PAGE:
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The sun. (New York [N.Y.]) 1916-1920, November 13, 1919, Image 3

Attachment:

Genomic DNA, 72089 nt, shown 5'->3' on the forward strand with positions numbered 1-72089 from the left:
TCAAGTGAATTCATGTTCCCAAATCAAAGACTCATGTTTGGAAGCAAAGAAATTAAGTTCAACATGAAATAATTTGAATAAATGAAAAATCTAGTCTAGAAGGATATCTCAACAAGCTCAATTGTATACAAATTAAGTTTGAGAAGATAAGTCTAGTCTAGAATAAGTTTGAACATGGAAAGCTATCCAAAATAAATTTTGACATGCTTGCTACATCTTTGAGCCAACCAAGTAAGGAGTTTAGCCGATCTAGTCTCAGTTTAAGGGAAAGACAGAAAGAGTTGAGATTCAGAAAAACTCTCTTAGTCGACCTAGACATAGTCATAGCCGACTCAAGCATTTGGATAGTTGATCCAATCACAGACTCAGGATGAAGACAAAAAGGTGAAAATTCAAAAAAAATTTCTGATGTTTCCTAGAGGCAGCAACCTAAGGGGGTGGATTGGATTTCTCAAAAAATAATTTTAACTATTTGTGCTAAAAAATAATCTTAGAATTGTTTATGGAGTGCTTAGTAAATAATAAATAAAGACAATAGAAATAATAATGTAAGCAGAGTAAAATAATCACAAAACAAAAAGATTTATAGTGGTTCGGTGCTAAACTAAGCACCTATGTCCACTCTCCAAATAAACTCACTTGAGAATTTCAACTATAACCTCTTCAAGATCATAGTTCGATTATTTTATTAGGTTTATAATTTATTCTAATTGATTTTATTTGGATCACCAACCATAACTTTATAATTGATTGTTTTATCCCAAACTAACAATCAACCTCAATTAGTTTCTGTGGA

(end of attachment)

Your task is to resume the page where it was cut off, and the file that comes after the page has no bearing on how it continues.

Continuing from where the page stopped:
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WETS HERE REJOICE WITH PROVIDENCE I Federal Hiiltopr Against Luw liaises U Their Hopes. - Meantime Jlnniinunii jiemuiiis Dry, With live iiiiinnch a decision by Judge Learned Hand of the United States District Court was not forthcoming yesterday ub to tho of tho wartime prohibi- tion enforcement act and as to whether (ho Federal Attorney and the Collectors of Internal Hevenuo should be restrained imm nrevcntlng tho withdrawal and salo t nlrltuous liquors nnd tho brewing and sala of real beer, the liquor Interests and especially the browcra were vastly heartened by tho news from Provldonce that tho United States District Court .i t,ni iidil tli.it nrobablv the law ,.n,iiri hn declared In the end and that meantime irreparablo damage was ueing causeu uy us wuuit .n.nt. Teleerams to liquor sellers' asso clatlona In this city Indicated that a lively colebratlon was held last night In the Rhode Islanu capital. t ... it.tlmntpit nt tho Federal Build i... haw, list Avpnlnir that Judce Hand was about ready to rule on the three iases before him ami wnicn may seme r . . . II . ,l l .t, ...... K llie- lalo 01 me liquor uuiuu iu ma uuuu. ful period to January 16, 1920. The Im ....inn (hit .Tmlirn Hand has do 1JMW\ i.m - o- - ted almost all of his time In studying the autnorities ana esiunuuui, mo especially of Elihu Root's con htltutlonal argument against the Vol f lead act. There was a general lmpres. ir. ha VoHornl lllllldlncr that n. rill. P1VII 1.. ...v lng surely could bo expected before the ind of this weeK, possioiy proo jibly Dry Lid \Would Come Off. Liquor men were of the Idea that a decision knocking out tho Volstead act, po far as this Federal district Is con- cerned, would have Immediately the fame effect that similar decisions have iad in itentucKy, aiaryiana ana iinoue Island. There would be an Immediate lifting of tho lid, particularly as regards the sale or Leer, wnicn wouia De vastly more easy for the saloons to get than mhlskty, and that 4 1 per cent, beer as well as the wartime 2.75 stuff would come foaming from the faucets. Lawyers for the distilling and brew ing Interests whoso Injunction suits are under consideration by Judge Hand did not care to be quoted concerning the Providence decision for obvious rea- sons, but 't was understood that they felt gravely encouraged. The n League appeared to manifest doubt as to Jhe likelihood of the Volstead act standing up when It announced yesterday that It would bend its efforts to securing a drastic State tnforcement act. Two enforcement bills T.lll be Introduced at the coming session of the Legislature. The first of th.!3e will be identical in every respect to the measure passed by Congress, except as regards such technical changes as rc necessary to adapt It to the Stato government. The second will be tho n League's own bill of last v Inter with modifications and improve- ments suggested by experience. The league announces that the purpose of introducing the second bill is to servo rotlre of Just what the loague intends to get eventually. Itopiililloun 1'nrty Wnriiril. The league warns the Republican party that It will be In a bad hole If it tefuscs to pass an enforcement act and adds that the Federal authorities have already made It clear that they need the assistance of th States In the en- forcement of prohibition. Lleut.-Co- l. Daniel L. Porter's revenue agents are having little trouble In Man- hattan with saloonkeepers, though tlw are having a lot of trouble getting at bootleggers nnd blind tigers, by whom snd where poisonous \whiskey\ is b'-In- g sold. There were no arrests In Man- hattan yesterday, but Brooklyn turned up three violations and five arrests. William F. Traphosner and his bar- tender of 740 Broadway, Brooklyn; Ru- dolph Wetzel and his bartender of 2 Jefferson street and Flore Scordanelin of 673 Myrtle avenue were arrested, tairen nerore united states commis- sioner Dick and held In $500 each. AUSTRIA Rational \Who Left to Eacnpe Con- scription Fnrdoneil. By lt Allocated Vrett. YnsjwA, Nov. 11. A general amnesty act was proclaimed y In celebration of the declaration of the republic. It contains a provision which frees from legal punishment those nationals who went to foreign countries to escape con- scription. A despatch from Agram says the Jugo-Sla- v Government has orderod the Immediate expulsion of all former enemy aliens. This action. It Is announced, has teen taken on economic grounds. TELEPHONE BRACKETS far lull \7- 1- r L Officially Brooklyn Arrests. constitutionality unconstitutional DECLARES AMNESTY. -- WPH i T - Great yariety of style rait inf, collapiible, twinging trf met any condition in office or home. RtpreitnUtive will call to denoa-strat- e. Ho obligation to putchut. INSTOLUD ON TRIAL TOR ONE WCIK Cifeulart of All Slylil on Rituttt. SCOFIELD &. CO. Tel. Bttkmaa 4411 lS0NtmiSt,N.T. for more than 10 years. THE SAME PRICE. How Supplied in Cases rnRMfRiYKkimvN AsrhrfnuArwLc.il. \viiii rw v'Mviin a. n.t 1..... Good Beverage for Cold Weather ui iu nisw 1UU1L CITV DEl'OT 12TH AVE. AT 35TII ST. TELEPHONE OHEKLKT 086. ILLINOIS RULING TO BE MADE SATURDAY Judges in Chicago Take Dry iasc under Advisement. Chicago, Noy. 12. Federal Judges Carpenter and Fitzhenry announced to- night at tho conclusion of arguments In the double attack by Chicago and Peoria liquor firms on the wartime prohibition and enforcement acts that they would take tho case under advisement until Saturday. An Injunction is asked In both districts to restrain Federal ofllclals from inter- fering with tho sale of whiskey. A favor-abl- o doclsion without a stay preventing sale of liquor until an appeal by tho Government could be decided would mean Immediate resumption of whiskey sales in both districts. The two suits were combined for con- venience and Judge Louis Fitzhenry of Bloomlngton sat with Judge Carpenter. Attorney Low Mavor nf flit Sel for Woolner - Pnmranv nf Tion.l. and Hannah & Hogg of Chicago, con- - uuciea mo attacK on prohibition, while assistant district attorneys Frederick Tlckinson of Chicago and Clark B. Mont- gomery opppsod tho suit. The granting of an Injunction by Judge Brown In a similar pasn nt Prnvlrtonn R. I was reported to Attorney Mayer in a inegram ami tie made reference to It In his argument LADY ASTOR EXPECTS BIG VOTE SATURDAY Says She Will Get Bigger Ma jority 1 han Husband. Dll the .Uiociatei Prett. Plymouth. Vnv 1? n I M.m. vii 3iuiuuy the electorate nf Snttnn ,n,.ti m.. mouth will determine whether Lady Astor will succeed her husband and be come tno first woman member of tho House of Commnna. Th miinin.i.. announco that Mrs. Lloyd George,, wife or mo .Minister, will support Lady Astor's candidacy by speeches here on J. 1 lUilJ . AVhile from the first it has been con- ceded that thn Astor and W. T. Gaj. tho Labor- - Ite. Isaac Foot. I.lhornl in.iiiv ut in dicated openly his apparent belief that ho was not out of the running when he said he wculd get double what the Lib- eral candidate polled In the last elec- tion in December, 191S. Ransom, the Liberal, then had 3,400 against Waldorf Astor's 17,000, while Mr. Gay drew 5.300. Thero nre 3S.finn v.it constituency. 17,100 of them women and 4,300 absentees, mainly soldiers and suilors. Lady Astor. who has reneatedlv nlo.id- - ed. \Don't send mo to Parliament with a itlngy majority.\ declared pnn. fidently, \At tho present rate of prom- ises I shall get 3,000 more votes than my lato lamented husband. I expect to romp in with a majority of 14,000.\ SOCIALISTS OPPOSE BLOCKADE. Argentine Cnii Will Spreml Doctrine Throughout , Itcpnlillc. Buenos Aihes, Nov. 12. The conven. tion of the Socialist party of Argentina, In session here, y passed a resolu- tion protesting against the allied blockade of Russia and calling on the European proletariat to unite In oppos ing \the bellicose operations in order to permit the consolidation of democratic Russia.\ The resolution also protested against the massncre of Jews In Poland, the Ukraine nnd Gallicla. The convention voted to raise n fund to spread Socialist doctrines In the provinces and territories of Argentina. The Socialists also voted to send two delegates to the Socialist congress in Geneva, Switzerland, In February, 1S20. Hcrlln Cheer nindriiliurK. By the At'ocloted Prett. Berlin, Nov. 12. Field Marshal von HIndenburg arrived in tho capital to- day and was received with military honors. He was met at tho station by Gen. Ludendorff, once his Chief of Staff, and Dr. Karl Helffcrlch, former Vice- - Chancellor. k Us D. S. JUDGE UPSETS VOLSTEAD DRY ACT Continued from First Page. at which there should be enforced a radical change In personal habits. \It Is Inconceivable that this would have been done without tho provision for a period during which the loss might be, to some extent, provided for and lessened. Itrndjnntiiii-ii- t Denied by Act. \Tho amendment provided not only for what should be done after January, 1920, but by tho words 'after onp year' gave express' evidence of consideration and determination of the necessity of affording to tho States and citizens and to tho departments of tho Federal Gov- ernment as well a period of readjust- ment of their affairs to tflo new condi- tions that would result from a transfer of powers from the States to the Fed- eral Governmont. 'There can be no question that the prcflcnt legislation if vnlld destroys rights of States and citizens, which but for that legislation they might enjoy, and which wero respected and recog- nized In the adoption of the amendment. \Aside from the question of tho re- pugnancy of this act to tho amended Constitution there are questions of the most serious character as to whether this legislation doea not contain pro- visions which go far beyond permissible exercise of any constitutional war powers. \I am of tho opinion that tho time provision contained In the Eighteenth Amendment Is an essential nnd Insepara- ble part of that amendment; that with out It it would not have been submitted to the people nnd would not havo been adopted; that it Is an express provision made to cover tho special emergency of a radical change In tho Constitution, and to obviate destruction of tho rights of States and citizens.\ OHIOAN IS NAMED ' TO ENFORCE DRY LAW Plans Are Perfected, for Halting Liquor Trade. Special Depatc to The Sc.v. Washington, Nov. 12. Plans for the enforcement of national prohibition have been completed by tho Internal Revenue Bureau of the Treasury. A committee of revenue agents and experts has been at work for several weeks on tho or- ganization to be created to keep the nation dry, private as well as commer- cially. The recommendations of the com- mittee wero approved They call for a special enforcement bureau with a directing head In Washington, nine divisional olllccs under supervisors, nnd under them a State prohibition commis- sioner In each State. John F. Kramer of Mansfield. Ohio, former member of tho Ohio State Legis- lature, was selected as Federal prohibi- tion commissioner to direct the work from Washington, He will take up his duties November 17. Mobile forces of Federal agents will be used In each district to be moved around from one community to another wherever conditions warrant. Tho country has been districted as follows : IHntrlctx Art Nnincil. Northeastern district, probable head- quarters Albany, N. Y to Include Maine, New Hampshire, Vermont, Massachusetts and all of New York State with the ex- ception of New York city. New York, headquarters New York city, to Include the city, Long Island, Connecticut and Rhode Island. Eastern, probable headquarters Phila- delphia, to Include New Jersey, Pennsyl- vania, Ohio, Maryland, Delaware and District of Columbia. Southern, headquarters Richmond, to Include Virginia. North Carolina, South Carolina, Tennessee, Kentucky and West Virginia. Gulf, probablo headquarters Atlanta, Ga., to include Georgia. Florida, Ala- bama, Mississippi and Louisiana. Central, headquarters Chicago, to In- clude Indiana, Illinois, Michigan and Wisconsin. Northwestern, headquarters Omaha, to Includo Iowa, Minnesota, Nebraska. North Dakota, South Dakota, Montana and Wyoming. Southwestern, headquarters Little Rock. Ark., to include Missouri, Arkan- sas, Texas. Oklahoma, Kansas, Colorado and New Mexico. Pacific, headquarters San Francisco, to Include Arizona, California, Oregon, Washington, Idaho, Utah and Nevada. 3Icthod Are Outlined. The methods to be pursued were out- lined as follows: \While the duty of ascertaining con- ditions in the several States will rest primarily upon the shoulders of the Federal prohibition directors, tne super- vising agents, upon their own Initiative, will make Independent Investigations In ascertainment of violation oi the pro- hibition laws, cooperating with tho directors and local authorities. Directors will give particular attention .to the manufacture and sale of denatured alco hol; to the business of physicians who prescribe and druggists who sell liquor. on to JriaF Ever since the days when Phoebe Snow was our first big success, responsible executives of this com- pany have given personal service to all our advertising accounts. If you put us on your staff, you can expect us to serve you with the same enthusiasm that you yourself give to your business. A consultation Involves no obligation olton WENDELL P. COLTON CO. General Advertising Agents THE SUN, THURSDAY, NOVEMBER 13, 1919. and of sanatorlumB for tho treatment of I persons suffering from alcoholism ; to tho business of persons who manu- -' facture, Import or sell wlno for sacra mental purposes and to all places where liquor of any kind Is possessed or stored. Directors will keep In constant touch witli the Governors and Attorney-Genera- ls of tho States to which they are assigned and enlist the cooperation of all Statd and local authorities In the enforcement of tho prohibition laws. Frequent conferences will bo conducted between directors, Sheriffs and prose- cuting oliicers nnd with Mayors, Chiefs of PoIIco and other municipal omcers. \The policy of tho Bureau.of Internal Revenue will be to reenforco local ef- forts to the extent necessary to securo proper enforcement of the law. No State, county or municipal officer will bo of responsibility, and every of- ficer of tho Fedoral Government, of ivcry State, county and city must bo Burcharged with the full responsibilities of a prohibition enforcement otllcer. \Appeal will bo made to the directors and other oliicers for the cooperation of religious, social, fraternal, labor and civic organizations. Directors will bo nldcd by State Inspectors and such cleri- cal forces as may bo necessary, \election of supervising prohibition ngents will bo confined to men not over GO years of nge who havo had at least five years' cxperlenco In directing In- vestigation work similar to that to be undertaken In tho enforcement of tlfb prohibition laws. The qualifications of State directors, the bureau states, should Include a legal training, or at least a familiarity with legal procedure. \It Is desired that Inspectors bo limited to men whoso education Is equivalent to a full high school course. Persons having somo legal training are preferred. \A thorough study has been mado nf the law and of local conditions through- out the United States In formulating a constructive programmo for this work. Tho Commissioner of Internnl Revenuo has been assisted in the formulation of tho plan of organization for the enforce ment of prohibition .by a committee con- sisting of Deputy Commissioner II. M. Gaylord and Rovonuo Agents David A. Gates of Arkansas, Thomas E. Stone of Ohio, S. R. Brame of Vlrglnla.-Danl- J. Gantt of Georgia, Daniel L. Porter of Now York and John L. Consldlne of California. Judge Charles J. Orbison was associated with the committee In an advisory capacity.\ WETS WON IN OHIO BY 542. Final oniclal F I mircn Given Amendment Defent. Columbus, Ohio, Nov. 12. The prohibition amendment was de- feated by Ohio voters by a wet major ity of 542, according to nnrl offlelal fig- ures announced late y by the Sec- retary of State. The 2.75 beer proposal was defeated by. a dry majority of 29,-60- 7 ; tho proposal to repeal State pro- hibition defeated by a dry majority of 41.S49 and the Crabbe Stato prohibition enforcement act defeated by a wet ma- jority of 20,838. The classification tax amendment was defeated by 77,311 TWO DRY AGENTS CONVICTED. Fined $100 Knch for Tnklnp Grip From SI nil on Illulnvny. Richmond, Va.. Nov. 12. J. J. Oliver and Leo Chase, State prohibition agents, were convicted of assault and battery here y and sentenced to pay fines of 4100 each and spend one day in Jail. They were arrested recently on tharges of having taken a grip from L. C. Robertson after holding him up on a public highway. They said they suspected there was whiskey in the grip- - TOLEDO CAR TIEUP IS BLAMED OH POLITICS Restoration of Service to De pend on Agreement With City, Says Doherty. Special neipatch to Tub Sun. Toledo, Ohio, Nov. 12. 'Asserting with snapping emphasis that tho street car problem In Toledo lias long been a polit- ical football, Henry I Doherty, control- ling owner of the railways and light company, declared that Toledo undoubtedly would bc without street car service for at least thirty days and pos- sibly longer. Mr. Dohertv said that his company would not bring the cars back from Mlchlcnn and restore them to tho city routes until a permanent nnd satisfac- tory agreement had been made with the city. He said ho did not see hdw such settlement could be made until the people had voted upon a franchise proposal. Almost coincident with tho arrival of Mr. Doherty In Toledo there came P. O. Krauthoff, representing Harris Forbes & Co., New York bankers. Theso bank- ers are the representatives of tho Rail-Lig- ht bondholers. Krauthoff went Into conference with President Coutcs. While Mr. Doherty Is determined and aggressive he mado It cleft- - that he regretted the necessity, as he put It, for stoppage of tho cars and expressed the hope that adjustment and resumption of service would.be arranged. All hope of return to a 5 cent fare under present conditions, he tald, is out of the question. Ho said that the 0 and S cent rates, under which the company had been operating Just previous to the vote on the ouster ordinance, wero as low as possible under exiting conditions, but that eventual rerouting and elimina- tion of parallel lines mlglH. tend to re- duce fares. Headed by W. B. Fitzgerald, vice- - president of the Amalgamated Associa- tion of Street and Electric Railway Em- ployees of America, the carmen held a meeting y and decided that tho Toledo Railways and Light Company will be held to tho agreement made with tho carmen's union last April and made binding for ono year. The carmen adopted resolutions which Insist that the men bo paid for the time they are out of employment on .account of being \Inno- cent victims of this undesirable condition which has forced them out of work.\ Boston, Nov. 12. A special session of the Legislature, to begin next Tuesdaj, was authorized by the Governor's Coun- cil htreet railway problems will claim princlpni attention. A commis- sion which has been considering the sub- ject slnco the regular tesslon adjourned will make a leport. Service on all street railway lines In ..awrer.ee will be discontinued November J6 unless Jitney competition there with tho EnHern Massachusetts Street Rail- way Company is restricted. The public trustees of .he road announced y that the service In September and Octo- ber had failed to earn operating ex- penses and depreciation allowances, and that the loss was caused by the unre- stricted Jitney traffic permitted by the City Council. ITALY TO PROTECT ' HER EMIGRANTS Sees in Them Chance for Trade Penetration. By the Attoclated Prett. Rome, Nov. 11. Lulgl Rossi, Minister of Colonies, has .nddressed n letter to , the electors of Verona In which he deals with the problems of Immigration and 'the colonies. Ho hopes that by Intensi fying home production and developing national economy It will be possible to keep at home a laigo number of Italians of that class which beforo the war large- ly constituted the emigrants. Thoso Italians who must Inevitably emigrate, says the Minister, must bo better protected by the Government edu- cating and training them toefore their departure, thus equipping them for their work In the new country, nnd also cre- ating or assisting institutions abroad designed to protect emigrants more efn caclously. Italy must also conclude with the various countries labor treaties sim ilar to that Just concluded with France, favorablo to Italian emigrants. \Wo must protect emigration.\- con tlnues the Minister, \not only Individual, ly, but generally, coordinating, dlsclplln. Ing and directing. In certain countries this Is becoming a powerful means for economic and commercial penetration, nnd we must Join emigration of labor with emigration of capitalists and con tractors.\ As election day approaches the ex. cltement throughout the country Is growing and acts of violence are In creasing. The latest victim of violence Is Adamo Boarls. the Democratic candi date in Ferrora. Ho had driven in an automobile to tho village of Marroca to address tho electors and had hardly be- gun to 'speak when tho Socialists In- vaded the meeting and wounded him. Tho Socialists seized the automobile for their own propaganda and kept Boarl3 a prisoner. MYSTERY SHROUDS MURDER OF CORDOVA Political Plot or Robbery Are rolice Theories. New Orleans, Nov. 12. Mystery r.hrouded tho murder nf tv Leopoldo Cordova, Jr., former consul for Honduras, here, and the wounding of his wife at a lonely spot near the city last night. The police are working on two clues that of robbery and that of a political murder. Mrs. Cordova, who had lain, wounded, all night in a ditch, told an incoherent story of an attack by men when the automobile in which she nnd her hus- band were riding had stalled. She has given two conflicting uccounts, according to the police. In the main, however, her account of the killing was consistent with the exception of the num- ber of men and the start of tho ride. She first said one man offered as a chauffeur when they were having trouble with the car and drove them to the scene of the murder and then killed her husband nnd struck her ever the head. Her later account was that two men attacked her husband whon the car stopped and that he put up a stubborn fight before he was shot to death. Mrs. Cordova, whose husband was Hu- ron of Leopoldo Cordova, former MinNter of Finance of Honduras, was to sail for Central America with her dauehter on the United Fruit bteamshlp Metapan, which departed and It was hinted that sho was to go to Salvadoi and keep her husband posted on the po- litical situation. Beginning at Sciks This Morning A Really Remarkable SALE OF MEN'S SILK NECKWEAR r. In the Finest of Swiss, French, English and American Silks 3,000 Cravats at .85 3,000 Cravats at $1.65 2,500 Cravats t at $1.35 3,500 Cravats at $1.85 Values possible only because of contracts placed one year ago In preparing for this event we were determined that it should eclipse any previous neckwear sale announced. Not only pro- vide greater assortments, but excel in variety, quality, and character of patterns any neckwear before presented at these prices. We have accomplished our purpose: Every Cravat in this sale is an unparalleled value. Exquisite Silks from the Lest known looms' of SwitzcrC land, Rich French Satins and Moire Silks, Spitalfield Silks from old England, and a .host of the most beautiful Silks of American looming have been employed to produce them. Extra selling space and 'salespeople to make selections as satisfactory and easy as possible. At 340i Street at CLOTHES OF CUSTOM QUALITY JJEFORE we consider a single .style, before we purchase a yard of goods, we make certain that we have the best tailors available in our work-room- s. You can't plant thorns and ex- pect to pluck roses. Without exception, the fin est tailoring in oAmcrica ate & (tapatur BROADWAY AT 34th STREET Beginning at Saks To-da- y A Sale of 1200 Men's Fine Velour Hats at $5.35 Regularly $7.00and $8.00 Velours are fast becoming very popular, and are to be seen on the best-dresse- d men in town. These are the finest examples of American made Velours we have seen as soft as Plush and as lustrous as any Austrian Velour that ever came over-sea- s. Excellent range of styles, and the colors include: A Rich Brown, New Shades of Green, Slate, Olive and Black None Sent C. O. ., Exchanged or on Approval ks&(5flmjmtuj Broadway at 34th Street Beginning at Saks Torday A Sale of 1441 Pairs MEN'S SHOES At a very low price $7.85 Smart.carcfullymade shoes, in a Variety of lasts sufficient to satisfy your require- ments, no matter in which way your pre- ference lays. Leather and labor costs are now so high, that shoes of this kind at 7. 5 will soon be sdmethingofthepast. They. Come in Dark Tan leather, Patent Leather with Cloth Top, Patent Leather with Kid Top, Gun Metal Leather and Vici Kid. Lace and button models. Sizes 5 to 11. \Widths B. C. D. add E. Fifth Floor. 3 165 BROADWAY NEW YORK Broadway at 34th Street $76 FIFTH ill